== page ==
It’s Time to Look Past the Behaviour

I follow the steps of active compassionate listening:

  1. Listen intently. (Show your interest in what your child is telling you, even if you don’t agree)
  2. Refrain from interrupting. (This can be very hard to do. A tip I give my parent coaching clients is to place your tongue behind your teeth and hold if need be)
  3. Refrain from judgement. (It can show on your face or be heard in your tone of voice)
  4. Refrain from comparing yourself to others. (We get a sense of comradeship when we say, “Oh yes that’s happened to me too”, but what happens instead is that we take away from their experience of what they are feeling)

Debbie Reber, author of the book Differently Wired, points out that what’s needed is for the parent to look at the situation from a place of “What is this child struggling with right now?”. and think about what they can do to support that child through it. “They can be supportive so their child doesn’t feel abandoned, but at the same time, not take their child’s energy on.” Make a decision to respond to your child instead of reacting to them. I know, it’s easy to say but it’s so very hard to do in the moment!

Try instead to take a deep breath and see if responding in the one of the following ways helps:

  • Get down to their level. When we lower ourselves down to their level it helps to calm everything for a child in a state of overwhelm.
  • Recognise and acknowledge their experience with calm, soothing words like “It’s OK to feel this way”, or “We’ll figure it out”, or “I’m here when you’re ready.”
  • Repeat back to them with complete sincerity what they’re expressing to you. This helps to validate their feelings and make them feel heard and respected.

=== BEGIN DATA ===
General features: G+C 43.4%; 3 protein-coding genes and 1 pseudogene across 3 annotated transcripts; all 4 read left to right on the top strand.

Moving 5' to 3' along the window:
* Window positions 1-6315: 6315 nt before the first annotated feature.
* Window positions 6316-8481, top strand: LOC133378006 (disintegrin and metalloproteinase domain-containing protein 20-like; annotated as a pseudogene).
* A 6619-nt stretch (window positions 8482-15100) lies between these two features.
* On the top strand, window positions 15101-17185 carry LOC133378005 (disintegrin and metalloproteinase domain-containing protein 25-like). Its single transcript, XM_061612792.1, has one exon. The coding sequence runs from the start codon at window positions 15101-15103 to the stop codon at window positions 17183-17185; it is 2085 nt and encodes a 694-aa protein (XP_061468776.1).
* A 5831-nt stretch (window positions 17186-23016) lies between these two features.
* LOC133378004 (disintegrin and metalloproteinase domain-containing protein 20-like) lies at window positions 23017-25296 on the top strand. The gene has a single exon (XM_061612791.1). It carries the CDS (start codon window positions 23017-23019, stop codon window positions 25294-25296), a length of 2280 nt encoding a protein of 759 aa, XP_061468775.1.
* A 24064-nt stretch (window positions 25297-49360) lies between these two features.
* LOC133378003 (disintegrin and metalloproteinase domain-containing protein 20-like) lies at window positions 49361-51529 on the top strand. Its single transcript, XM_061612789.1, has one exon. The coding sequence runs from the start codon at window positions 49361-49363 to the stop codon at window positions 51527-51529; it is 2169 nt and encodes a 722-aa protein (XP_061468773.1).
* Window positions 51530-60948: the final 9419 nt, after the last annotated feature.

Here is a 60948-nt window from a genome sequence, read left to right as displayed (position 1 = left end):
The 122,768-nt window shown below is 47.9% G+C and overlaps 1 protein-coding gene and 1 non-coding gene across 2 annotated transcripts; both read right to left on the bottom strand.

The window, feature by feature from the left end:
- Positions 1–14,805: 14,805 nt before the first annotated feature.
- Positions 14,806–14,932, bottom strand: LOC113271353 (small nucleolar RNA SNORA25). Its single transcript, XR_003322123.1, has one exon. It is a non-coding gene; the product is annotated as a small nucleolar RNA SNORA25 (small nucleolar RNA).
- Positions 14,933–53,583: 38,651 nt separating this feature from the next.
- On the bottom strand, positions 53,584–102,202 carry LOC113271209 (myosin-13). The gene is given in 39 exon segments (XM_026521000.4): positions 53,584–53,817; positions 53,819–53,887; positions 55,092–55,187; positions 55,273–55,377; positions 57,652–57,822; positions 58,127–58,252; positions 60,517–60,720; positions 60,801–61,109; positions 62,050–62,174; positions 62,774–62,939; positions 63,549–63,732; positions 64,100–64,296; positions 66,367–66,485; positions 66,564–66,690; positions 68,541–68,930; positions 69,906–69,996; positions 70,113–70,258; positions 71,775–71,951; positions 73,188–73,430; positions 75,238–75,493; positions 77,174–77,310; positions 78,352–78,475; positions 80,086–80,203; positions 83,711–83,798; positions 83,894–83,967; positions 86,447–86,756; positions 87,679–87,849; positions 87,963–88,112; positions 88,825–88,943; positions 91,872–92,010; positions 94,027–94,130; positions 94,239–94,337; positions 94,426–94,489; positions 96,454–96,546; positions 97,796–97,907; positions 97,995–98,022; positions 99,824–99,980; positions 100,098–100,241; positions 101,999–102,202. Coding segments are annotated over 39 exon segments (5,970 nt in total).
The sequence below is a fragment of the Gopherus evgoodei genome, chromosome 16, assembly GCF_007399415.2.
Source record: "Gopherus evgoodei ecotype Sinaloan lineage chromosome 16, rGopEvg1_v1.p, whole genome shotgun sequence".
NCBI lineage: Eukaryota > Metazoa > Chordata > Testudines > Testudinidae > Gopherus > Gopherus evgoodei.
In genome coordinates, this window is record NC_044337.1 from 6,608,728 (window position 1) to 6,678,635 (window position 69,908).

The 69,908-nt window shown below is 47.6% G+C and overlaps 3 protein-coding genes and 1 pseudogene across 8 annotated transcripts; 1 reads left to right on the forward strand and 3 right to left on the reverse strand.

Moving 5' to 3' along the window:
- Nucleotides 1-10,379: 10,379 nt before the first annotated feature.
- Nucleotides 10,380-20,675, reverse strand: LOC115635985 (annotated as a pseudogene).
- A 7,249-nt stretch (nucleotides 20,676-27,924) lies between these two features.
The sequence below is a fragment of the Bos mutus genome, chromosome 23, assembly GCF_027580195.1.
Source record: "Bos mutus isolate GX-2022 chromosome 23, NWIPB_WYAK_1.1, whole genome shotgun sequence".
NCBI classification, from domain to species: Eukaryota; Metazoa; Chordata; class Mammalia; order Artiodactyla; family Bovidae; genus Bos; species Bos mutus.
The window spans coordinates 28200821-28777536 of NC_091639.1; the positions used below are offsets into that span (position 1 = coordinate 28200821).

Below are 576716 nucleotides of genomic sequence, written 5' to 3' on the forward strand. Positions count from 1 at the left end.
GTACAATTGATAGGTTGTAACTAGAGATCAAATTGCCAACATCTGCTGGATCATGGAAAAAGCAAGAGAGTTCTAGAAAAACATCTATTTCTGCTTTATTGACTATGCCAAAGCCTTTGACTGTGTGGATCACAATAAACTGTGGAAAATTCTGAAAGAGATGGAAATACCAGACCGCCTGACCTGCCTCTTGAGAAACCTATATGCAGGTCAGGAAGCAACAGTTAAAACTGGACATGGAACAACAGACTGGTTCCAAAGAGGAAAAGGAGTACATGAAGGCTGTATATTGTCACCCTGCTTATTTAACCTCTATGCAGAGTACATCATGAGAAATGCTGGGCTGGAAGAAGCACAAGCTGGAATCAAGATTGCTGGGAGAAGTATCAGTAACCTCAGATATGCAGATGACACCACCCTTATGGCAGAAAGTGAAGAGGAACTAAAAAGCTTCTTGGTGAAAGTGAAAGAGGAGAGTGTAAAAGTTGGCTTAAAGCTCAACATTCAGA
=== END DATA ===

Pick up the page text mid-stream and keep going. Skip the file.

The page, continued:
• Do they need to remove themselves to calm down? Some children need to find their own space away from sensory overload. We call this a “safe space” and they are especially important at school.
  • And finally, listen intently and silently.

The word listen contains the same letters as the word silent. – Alfred Brendel

If you’re feeling in any way overwhelmed by your children’s big emotions and needing support in understanding what the behaviours mean, please do reach out to me for support. Being an emotional needs detective is my superpower.

Kylie Johnston, coach and founder of Heart Centred Parenting, loves helping parents to have a calmer, happier home life – where you and your kids listen to each other, where there is more cooperation, you feel energised to spend time with your kids and know how to help them gain resilience. Visit her website to get in touch, and follow Heart Centred Parenting on Facebook and Instagram.

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